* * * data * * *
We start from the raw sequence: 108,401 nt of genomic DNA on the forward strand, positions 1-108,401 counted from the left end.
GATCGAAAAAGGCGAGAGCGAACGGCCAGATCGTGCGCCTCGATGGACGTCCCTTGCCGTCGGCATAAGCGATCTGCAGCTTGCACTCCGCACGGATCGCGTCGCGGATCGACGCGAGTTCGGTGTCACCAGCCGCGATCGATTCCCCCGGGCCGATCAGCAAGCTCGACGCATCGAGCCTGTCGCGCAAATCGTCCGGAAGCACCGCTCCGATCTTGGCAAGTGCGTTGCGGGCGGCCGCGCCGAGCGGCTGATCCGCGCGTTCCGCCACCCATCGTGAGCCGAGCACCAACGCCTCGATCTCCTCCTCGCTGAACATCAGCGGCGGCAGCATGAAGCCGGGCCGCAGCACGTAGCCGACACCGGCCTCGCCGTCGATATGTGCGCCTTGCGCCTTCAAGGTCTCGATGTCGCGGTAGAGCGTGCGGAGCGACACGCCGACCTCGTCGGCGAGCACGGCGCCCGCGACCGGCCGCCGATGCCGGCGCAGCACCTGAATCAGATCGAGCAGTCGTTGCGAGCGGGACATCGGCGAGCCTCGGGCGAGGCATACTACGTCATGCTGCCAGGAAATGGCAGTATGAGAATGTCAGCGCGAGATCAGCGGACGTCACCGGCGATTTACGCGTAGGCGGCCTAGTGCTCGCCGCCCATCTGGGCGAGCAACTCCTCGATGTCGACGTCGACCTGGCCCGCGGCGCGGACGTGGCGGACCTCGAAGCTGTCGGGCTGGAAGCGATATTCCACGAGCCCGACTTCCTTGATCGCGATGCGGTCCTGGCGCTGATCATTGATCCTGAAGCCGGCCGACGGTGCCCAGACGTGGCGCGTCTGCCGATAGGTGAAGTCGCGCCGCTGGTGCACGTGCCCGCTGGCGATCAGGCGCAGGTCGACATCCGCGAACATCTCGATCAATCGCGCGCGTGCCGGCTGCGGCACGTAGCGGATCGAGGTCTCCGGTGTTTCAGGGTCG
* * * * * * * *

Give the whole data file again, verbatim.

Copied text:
We start from the raw sequence: 108,401 nt of genomic DNA on the forward strand, positions 1-108,401 counted from the left end.
GATCGAAAAAGGCGAGAGCGAACGGCCAGATCGTGCGCCTCGATGGACGTCCCTTGCCGTCGGCATAAGCGATCTGCAGCTTGCACTCCGCACGGATCGCGTCGCGGATCGACGCGAGTTCGGTGTCACCAGCCGCGATCGATTCCCCCGGGCCGATCAGCAAGCTCGACGCATCGAGCCTGTCGCGCAAATCGTCCGGAAGCACCGCTCCGATCTTGGCAAGTGCGTTGCGGGCGGCCGCGCCGAGCGGCTGATCCGCGCGTTCCGCCACCCATCGTGAGCCGAGCACCAACGCCTCGATCTCCTCCTCGCTGAACATCAGCGGCGGCAGCATGAAGCCGGGCCGCAGCACGTAGCCGACACCGGCCTCGCCGTCGATATGTGCGCCTTGCGCCTTCAAGGTCTCGATGTCGCGGTAGAGCGTGCGGAGCGACACGCCGACCTCGTCGGCGAGCACGGCGCCCGCGACCGGCCGCCGATGCCGGCGCAGCACCTGAATCAGATCGAGCAGTCGTTGCGAGCGGGACATCGGCGAGCCTCGGGCGAGGCATACTACGTCATGCTGCCAGGAAATGGCAGTATGAGAATGTCAGCGCGAGATCAGCGGACGTCACCGGCGATTTACGCGTAGGCGGCCTAGTGCTCGCCGCCCATCTGGGCGAGCAACTCCTCGATGTCGACGTCGACCTGGCCCGCGGCGCGGACGTGGCGGACCTCGAAGCTGTCGGGCTGGAAGCGATATTCCACGAGCCCGACTTCCTTGATCGCGATGCGGTCCTGGCGCTGATCATTGATCCTGAAGCCGGCCGACGGTGCCCAGACGTGGCGCGTCTGCCGATAGGTGAAGTCGCGCCGCTGGTGCACGTGCCCGCTGGCGATCAGGCGCAGGTCGACATCCGCGAACATCTCGATCAATCGCGCGCGTGCCGGCTGCGGCACGTAGCGGATCGAGGTCTCCGGTGTTTCAGGGTCG